More than 30 years of research and an extensive database on the health effects of coffee developed during that time provide food and health professionals with excellent opportunities to examine the risks and benefits of this widely consumed beverage.

The controversies and health risks of coffee/caffeine have been the focus of thousands of studies addressing a litany of animal toxicity and human disease outcomes. Many negative health myths about coffee drinking may now be transformed into validated health benefits as a result of more recent mechanistic and epidemiologic research studies.

The preponderance of scientific evidence suggests that moderate coffee consumption (3–5 cups/day) may be associated with reduced risk of certain disease conditions (Dórea and da Costa, 2005; Higdon and Frei, 2006; van Dam, 2006). Here are some of the health benefits associated with America’s beloved beverage:

Reduced Risk of Type 2 Diabetes. Habitual consumption of 5 or more cups/day has been associated with improved glucose regulation and tolerance and a substantially lower risk of type 2 diabetes (35–75%) in diverse populations in the United States, Europe, and Japan. Consumption of 3–4 cups/day has also been associated with a reduced risk when compared to fewer cups.

Caffeine-containing and decaffeinated coffees have been shown to give similar protective effects, which may be attributed to natural polyphenolic antioxidants, lignans, and magnesium.

Reduced Risk of Cancer. One of the most exciting areas of coffee’s mechanistic research is the possible cancer-protective role of its naturally occurring polyphenolic antioxidants (chlorogenic acid derivatives) and its heat-produced antioxidants (Maillard reaction products, including volatile heterocyclic compounds and brown melanoidin polymers).

Studies in many countries have now shown that coffee is actually the major individual source of dietary antioxidants (exceeding wine, tea, chocolate, and individual fruits and vegetables), and in-vitro studies have also shown that some coffee constituents can induce the expression of carcinogen-detoxifying enzymes.

Reduced Risk of Liver Disease. Coffee consumption has been associated with a clinically significant reduced risk of cirrhosis and liver cancer in several study populations. These data suggest that the reduced risk of alcohol cirrhosis may be associated with coffee constituents such as phenolics and related substances. Possible mechanisms for this observation may be lower activity of selected aminotransferases, possible inhibition of inflammatory transcription factors, and perhaps increased expression of detoxifying enzymes.

Reduced Risk of Parkinson’s Disease. Epidemiologic studies have strongly linked the neuroprotective effect of caffeine consumption by men and postmenopausal women with a reduced risk of developing this disease. Some research in neuropharmacology suggests that just one cup of coffee/day (80–140 mg of caffeine) can halve the risk of the disease, since caffeine’s adenosine-blocking power may be one mechanism through which the brain cells in Parkinson’s disease are protected or conserved.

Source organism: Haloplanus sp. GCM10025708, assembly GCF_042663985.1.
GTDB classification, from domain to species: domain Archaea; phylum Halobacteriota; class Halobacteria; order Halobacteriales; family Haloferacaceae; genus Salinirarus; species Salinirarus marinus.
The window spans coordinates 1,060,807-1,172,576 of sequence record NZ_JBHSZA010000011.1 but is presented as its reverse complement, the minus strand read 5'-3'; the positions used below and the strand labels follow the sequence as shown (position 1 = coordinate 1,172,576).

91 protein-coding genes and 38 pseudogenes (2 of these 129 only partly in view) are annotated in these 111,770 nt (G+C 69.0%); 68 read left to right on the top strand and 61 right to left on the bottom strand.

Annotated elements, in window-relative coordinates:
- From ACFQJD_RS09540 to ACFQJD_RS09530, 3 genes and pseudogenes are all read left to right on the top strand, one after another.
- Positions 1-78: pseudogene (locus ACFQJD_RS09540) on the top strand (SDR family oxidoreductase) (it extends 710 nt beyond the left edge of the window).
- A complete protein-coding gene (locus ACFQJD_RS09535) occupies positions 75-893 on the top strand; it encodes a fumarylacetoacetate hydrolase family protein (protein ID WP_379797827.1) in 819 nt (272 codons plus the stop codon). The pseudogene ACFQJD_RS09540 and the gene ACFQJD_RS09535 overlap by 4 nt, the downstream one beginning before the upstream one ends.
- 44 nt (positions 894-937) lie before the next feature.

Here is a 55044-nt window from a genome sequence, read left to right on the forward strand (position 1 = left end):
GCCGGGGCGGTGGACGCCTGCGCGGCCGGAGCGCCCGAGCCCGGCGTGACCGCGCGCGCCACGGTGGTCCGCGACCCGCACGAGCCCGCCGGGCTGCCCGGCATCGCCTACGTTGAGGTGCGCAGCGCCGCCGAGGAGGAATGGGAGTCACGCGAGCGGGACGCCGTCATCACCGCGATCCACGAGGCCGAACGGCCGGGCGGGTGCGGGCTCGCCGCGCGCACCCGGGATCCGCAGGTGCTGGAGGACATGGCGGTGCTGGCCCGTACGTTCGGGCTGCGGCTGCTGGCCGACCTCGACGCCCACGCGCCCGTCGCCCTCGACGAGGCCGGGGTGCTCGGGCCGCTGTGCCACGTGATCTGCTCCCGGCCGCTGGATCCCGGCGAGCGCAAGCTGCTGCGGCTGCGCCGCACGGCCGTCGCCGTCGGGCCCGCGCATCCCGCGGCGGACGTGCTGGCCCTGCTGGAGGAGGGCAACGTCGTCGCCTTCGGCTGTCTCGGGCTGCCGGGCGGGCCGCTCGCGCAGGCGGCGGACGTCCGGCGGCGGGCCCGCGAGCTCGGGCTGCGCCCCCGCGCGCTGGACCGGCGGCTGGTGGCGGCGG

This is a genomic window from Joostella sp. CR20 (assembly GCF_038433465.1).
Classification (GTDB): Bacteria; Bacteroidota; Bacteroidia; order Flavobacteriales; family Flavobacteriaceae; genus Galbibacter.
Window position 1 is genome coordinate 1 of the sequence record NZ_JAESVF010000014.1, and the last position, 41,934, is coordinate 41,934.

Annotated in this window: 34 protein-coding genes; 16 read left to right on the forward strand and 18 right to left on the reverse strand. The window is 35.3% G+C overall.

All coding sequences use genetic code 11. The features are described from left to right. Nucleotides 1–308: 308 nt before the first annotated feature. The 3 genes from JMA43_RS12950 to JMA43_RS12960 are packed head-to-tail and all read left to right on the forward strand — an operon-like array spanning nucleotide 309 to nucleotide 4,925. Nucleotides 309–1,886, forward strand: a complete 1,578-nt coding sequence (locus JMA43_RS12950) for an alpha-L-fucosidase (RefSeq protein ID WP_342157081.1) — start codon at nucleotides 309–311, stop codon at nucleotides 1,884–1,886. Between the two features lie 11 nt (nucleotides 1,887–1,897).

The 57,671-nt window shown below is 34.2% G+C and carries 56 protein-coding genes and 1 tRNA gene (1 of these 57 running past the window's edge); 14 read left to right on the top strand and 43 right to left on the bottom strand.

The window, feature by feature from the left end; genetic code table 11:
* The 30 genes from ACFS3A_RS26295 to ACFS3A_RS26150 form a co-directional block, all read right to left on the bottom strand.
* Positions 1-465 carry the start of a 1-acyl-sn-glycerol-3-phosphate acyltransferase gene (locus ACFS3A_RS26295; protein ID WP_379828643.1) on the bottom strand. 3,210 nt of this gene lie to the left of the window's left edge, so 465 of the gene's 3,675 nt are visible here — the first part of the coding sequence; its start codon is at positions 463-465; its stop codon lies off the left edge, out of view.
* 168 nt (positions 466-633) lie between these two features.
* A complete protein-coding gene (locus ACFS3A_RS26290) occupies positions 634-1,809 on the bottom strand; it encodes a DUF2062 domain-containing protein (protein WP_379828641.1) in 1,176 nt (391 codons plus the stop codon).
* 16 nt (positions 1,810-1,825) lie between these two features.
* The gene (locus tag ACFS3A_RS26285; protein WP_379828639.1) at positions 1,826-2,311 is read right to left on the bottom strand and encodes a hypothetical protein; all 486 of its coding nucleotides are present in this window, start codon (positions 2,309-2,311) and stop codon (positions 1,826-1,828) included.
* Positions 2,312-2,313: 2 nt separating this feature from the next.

Cardiovascular Disease Risk. Many cohort studies have not found a significant association between coffee consumption and coronary heart disease. However, some case-controlled studies suggest an increased risk of coronary heart disease among those with higher coffee consumption compared to those who consume moderate or low levels of coffee. A recent comprehensive 20-year prospective cohort study with approximately 130,000 men and women without a history of cardiovascular disease or cancer did not provide any evidence that coffee consumption increases the risk of coronary heart disease.

Other Beneficial Health Effects. Numerous other studies have shown that coffee drinking increases mental alertness, cognitive functions, wakefulness, and physical stamina, while it reduces the risk of Alzheimer’s disease, kidney stones, gallstones, depression, and suicide.

Coffee consumption may also increase several cardiovascular disease risk factors, such as blood pressure and plasma homocysteine. However, emerging data suggest that coffee drinking may have a positive impact on health promotion and reduced disease risk.

by Roger Clemens, Dr.P.H.,
Contributing Editor
Special Projects Advisor, ETHorn, La Mirada, Calif.
[email protected]

by James Coughlin, Ph.D.,
Coughlin & Associates/Consultants in Toxicology and Safety,
Laguna Niguel, Calif.
[email protected]


Dórea, J.G. and da Costa, T.H.M. 2005. Review article: Is coffee a functional food? Brit. J. Nutr. 93: 773-782.

Higdon, J.V. and Frei, B. 2006. Coffee and health: A review of recent human research. Crit. Rev. Food Sci. Nutr. 46(2): 101-123

van Dam, R.M. 2006. Coffee and type 2 diabetes: From beans to beta-cells. Nutr. Metab. Cardiovasc. Dis. 16: 69-77.